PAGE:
Hybrid Spaces

Investigating and speculating on the future of social and cultural spaces requires considering physical spaces in combination with digital media networks, emphasizing the hybrid qualities of spaces in the interplay of the digital and the physical.

Publication
Hybrid Spaces
4 June 2021

@ Regeneration [and its Discontents]
Lithuanian Architectural Foundation
Vilnius, Lithuania

Hybrid
Spaces

The ways people around the world communicate and connect is being radically redefined by digitalisation. Therefore, investigating and speculating on the future of social and cultural spaces requires considering physical spaces in combination with digital media networks, emphasizing the hybrid qualities of spaces in the interplay of the digital and the physical. With the COVID-19 pandemic, the use of digital instruments witnessed an unprecedented rise of hybrid (combined physical-digital) forms of socialising and working, pushing us further towards hybrid living. Today, hybrid space is becoming the predominant space for social interaction.

After the lifting of pandemic-induced physical distancing, the hybrid nature of everyday life is even more undeniable as these newly acquired habits – backed by economic interests – remained, became the new normality, while digital and hybrid formats continued to quickly evolve.

With the strong, partly unquestioned and unreflective acceleration of these technological developments, it is urgent to take a moment to pause and critically reflect. As we witness the seemingly unstoppable proliferation of hybrid formats, it is necessary to investigate what it means to co-create and experience meaningful social interactions in the time of hybrid space, as well as envision socially inclusive and engaging hybrid spaces. As our habitat is becoming hybrid, it is crucial to influence developments by “inhabiting technology” – approaching technological developments from the perspective of the urbanist-architect-designer and transforming these technological developments to meet the way we want to live.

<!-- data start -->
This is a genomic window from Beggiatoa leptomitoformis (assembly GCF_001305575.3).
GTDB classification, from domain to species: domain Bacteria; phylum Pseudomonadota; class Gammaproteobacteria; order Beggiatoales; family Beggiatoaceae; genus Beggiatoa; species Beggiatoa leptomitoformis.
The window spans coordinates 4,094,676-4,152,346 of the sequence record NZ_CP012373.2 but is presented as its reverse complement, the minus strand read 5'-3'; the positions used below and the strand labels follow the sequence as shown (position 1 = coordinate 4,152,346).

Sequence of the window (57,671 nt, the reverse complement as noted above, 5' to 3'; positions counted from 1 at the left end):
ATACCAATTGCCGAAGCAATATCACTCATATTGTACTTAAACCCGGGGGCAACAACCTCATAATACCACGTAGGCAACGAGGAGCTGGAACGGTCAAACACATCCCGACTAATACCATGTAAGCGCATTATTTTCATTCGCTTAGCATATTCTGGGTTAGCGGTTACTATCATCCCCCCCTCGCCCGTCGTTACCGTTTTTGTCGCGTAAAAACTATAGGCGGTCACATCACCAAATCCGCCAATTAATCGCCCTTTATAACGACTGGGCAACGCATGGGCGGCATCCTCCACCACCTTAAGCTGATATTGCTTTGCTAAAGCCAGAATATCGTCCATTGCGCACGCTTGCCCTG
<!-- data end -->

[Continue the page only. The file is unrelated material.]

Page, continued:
Art and culture provide the most malleable sources, pulsating with the potential for transformation in multiple dimensions. Tapping into the creative potential in the fields of cultural production, artistic speculation and vision allows us to address these challenges and think again about social interactions through the lens of hybrid space.

Hybrid space has been the focus of Hybrid Space Lab’s long-term commitment and experience in researching and developing space. Starting with the fusion of physical places and digital networks into ‘hybrid’ spaces, the Lab’s concept of hybridity evolved to address the hybrid, intertwined realities of nature and technology, along with the fusion of the biological and technological.

The hybridisation between the digital and the analogue demands a transdisciplinary approach. We experienced that digitalisation causes similar transformations to very different fields, for example, supporting decentralised systems for co-creative processes. This led to the development of a crossover method, a hybrid strategy of mixing fields to investigate, explore and apprehend the multiple networked dimensions of space. Aiming towards an enhanced sophistication of methods to capture this expanding field, ‘hybrid’ developed into a versatile strategy of cross-innovation that allows us to address the urban, the natural and the digital in an integrated way.

The ways people around the world communicate and connect is being radically redefined by digitalisation. Therefore, investigating and speculating on the future of social and cultural spaces requires considering physical spaces in combination with digital media networks, emphasizing the hybrid qualities of spaces in the interplay of the digital and the physical. With the COVID-19 pandemic, the use of digital instruments witnessed an unprecedented rise of hybrid (combined physical-digital) forms of socialising and working, pushing us further towards hybrid living. Today, hybrid space is becoming the predominant space for social interaction.